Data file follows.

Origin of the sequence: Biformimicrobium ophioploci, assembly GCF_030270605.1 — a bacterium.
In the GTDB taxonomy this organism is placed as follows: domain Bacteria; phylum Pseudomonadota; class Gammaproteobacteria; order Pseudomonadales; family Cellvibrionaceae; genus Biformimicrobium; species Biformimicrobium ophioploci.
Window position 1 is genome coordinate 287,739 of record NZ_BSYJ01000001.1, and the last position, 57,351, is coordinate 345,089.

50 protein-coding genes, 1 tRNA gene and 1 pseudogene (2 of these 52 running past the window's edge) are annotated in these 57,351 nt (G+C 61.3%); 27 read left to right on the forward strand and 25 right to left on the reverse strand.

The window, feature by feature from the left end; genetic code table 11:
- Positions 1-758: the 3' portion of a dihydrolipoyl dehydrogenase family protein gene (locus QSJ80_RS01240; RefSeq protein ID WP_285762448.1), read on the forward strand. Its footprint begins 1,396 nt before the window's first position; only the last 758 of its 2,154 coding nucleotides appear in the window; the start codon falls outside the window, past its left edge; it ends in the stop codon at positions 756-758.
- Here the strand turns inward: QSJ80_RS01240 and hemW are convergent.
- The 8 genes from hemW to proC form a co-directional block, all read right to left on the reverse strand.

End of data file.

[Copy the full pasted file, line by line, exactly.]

Origin of the sequence: Biformimicrobium ophioploci, assembly GCF_030270605.1 — a bacterium.
In the GTDB taxonomy this organism is placed as follows: domain Bacteria; phylum Pseudomonadota; class Gammaproteobacteria; order Pseudomonadales; family Cellvibrionaceae; genus Biformimicrobium; species Biformimicrobium ophioploci.
Window position 1 is genome coordinate 287,739 of record NZ_BSYJ01000001.1, and the last position, 57,351, is coordinate 345,089.

50 protein-coding genes, 1 tRNA gene and 1 pseudogene (2 of these 52 running past the window's edge) are annotated in these 57,351 nt (G+C 61.3%); 27 read left to right on the forward strand and 25 right to left on the reverse strand.

The window, feature by feature from the left end; genetic code table 11:
- Positions 1-758: the 3' portion of a dihydrolipoyl dehydrogenase family protein gene (locus QSJ80_RS01240; RefSeq protein ID WP_285762448.1), read on the forward strand. Its footprint begins 1,396 nt before the window's first position; only the last 758 of its 2,154 coding nucleotides appear in the window; the start codon falls outside the window, past its left edge; it ends in the stop codon at positions 756-758.
- Here the strand turns inward: QSJ80_RS01240 and hemW are convergent.
- The 8 genes from hemW to proC form a co-directional block, all read right to left on the reverse strand.